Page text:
I am a PhD candidate at the School of Communication at [The] Ohio State University. My research interests are broadly in the area of political communication, with special interests in social identity, social environments, and the maintenance thereof. I also spend a good deal of my time thinking about the research designs and analytic methods we can use to learn more about these things.
PhD in Communication (expected), 2020
Ohio State University
MA in Communication, 2019
Ohio State University
BA with Honors in Political Science, 2014
An expanding collection of tools I’ve created to aid in my own research. Most popular are functions that provide a streamlined, customizable summary of regressions (including robust standard error support) in the console, HTML/LaTeX/Word tables, and coefficient plots. A few other tools have been described in my blog and elsewhere.
Previously part of the
jtools package, this provides a set of functions that aid the analysis of statistical interactions. It implement simple slopes analysis, the calculation of Johnson-Neyman intervals, and plots for understanding interaction effects.
This is the Ruby-based command line tool I wrote to collect the music-related data that were content-analyzed in Long & Eveland (2019).
This is an R package that contains tools for the management and analysis of panel data. The main contributions are a
panel_data object class designed to make panel-specific functions easier to handle and
wbm, a procedure for fitting within-between regression models.
This R package implements a technique from Allison, Williams, and Moral-Benito (2017) and the Stata command
xtdpdml. It combines maximum likelihood estimation, the logic of cross-lagged panel models, and the robustness to spuriousness of fixed effects estimators into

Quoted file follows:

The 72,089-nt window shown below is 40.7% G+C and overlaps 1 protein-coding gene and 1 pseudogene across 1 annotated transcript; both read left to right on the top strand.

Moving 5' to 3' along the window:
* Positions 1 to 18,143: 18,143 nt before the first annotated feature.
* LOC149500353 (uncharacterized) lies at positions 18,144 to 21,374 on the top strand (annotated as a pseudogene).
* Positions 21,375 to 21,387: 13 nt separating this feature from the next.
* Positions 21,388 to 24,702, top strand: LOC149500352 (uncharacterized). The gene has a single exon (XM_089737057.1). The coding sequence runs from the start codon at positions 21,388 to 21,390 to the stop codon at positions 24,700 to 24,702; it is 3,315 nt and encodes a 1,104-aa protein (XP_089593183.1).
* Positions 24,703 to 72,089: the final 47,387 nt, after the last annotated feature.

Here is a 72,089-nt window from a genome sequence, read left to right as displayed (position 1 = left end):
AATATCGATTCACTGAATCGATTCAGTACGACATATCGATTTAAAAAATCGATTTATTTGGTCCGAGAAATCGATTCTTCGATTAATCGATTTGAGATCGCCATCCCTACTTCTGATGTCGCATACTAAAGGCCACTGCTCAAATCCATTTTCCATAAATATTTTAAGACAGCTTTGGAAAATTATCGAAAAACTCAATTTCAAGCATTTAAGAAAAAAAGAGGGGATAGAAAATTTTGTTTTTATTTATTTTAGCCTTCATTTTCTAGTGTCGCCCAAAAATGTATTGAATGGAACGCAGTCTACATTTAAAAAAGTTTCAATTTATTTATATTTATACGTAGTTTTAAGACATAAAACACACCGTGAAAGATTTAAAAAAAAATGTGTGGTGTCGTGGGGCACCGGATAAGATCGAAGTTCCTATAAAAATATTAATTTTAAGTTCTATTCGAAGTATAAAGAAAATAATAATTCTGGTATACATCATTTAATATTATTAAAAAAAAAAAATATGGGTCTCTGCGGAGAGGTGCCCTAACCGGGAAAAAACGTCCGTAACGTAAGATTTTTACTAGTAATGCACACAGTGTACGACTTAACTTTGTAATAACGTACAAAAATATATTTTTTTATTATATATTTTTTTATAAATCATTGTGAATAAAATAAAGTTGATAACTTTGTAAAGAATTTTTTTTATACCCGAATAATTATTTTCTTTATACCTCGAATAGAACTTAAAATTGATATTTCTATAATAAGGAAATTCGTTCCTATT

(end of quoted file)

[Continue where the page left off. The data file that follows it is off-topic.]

dpm, dynamic panel models. Written with help from Richard Williams and Paul Allison.
A template for writing reports in APA format using the LaTeX typesetting engine. The heavy lifting is done by the
apa6 package, but this saves the user some time writing out code to get started.
This is a Shiny app to demonstrate to students how much randomly assigned groups can differ on some measure without it actually being a significant difference.
panelr, to the wider world. There’s at least one comparable package for R, called
plm, which is very good and should be particularly appealing for economists. This leads to the understandable question as to how
Zotero is a major part of my workflow from gathering research to the final, written output. One major annoyance, though, is its interpretation of APA reference style. It’s all correct, of course, with one exception: It adds the issue number to every journal citation.
survey package is one of R’s best tools for those working in the
social sciences. For many, it saves you from needing to use commercial
software for research that uses survey data. However, it lacks one
function that many academic researchers often need to report in
publications: correlations. The
svycor function in
(more info) helps to
fill that gap.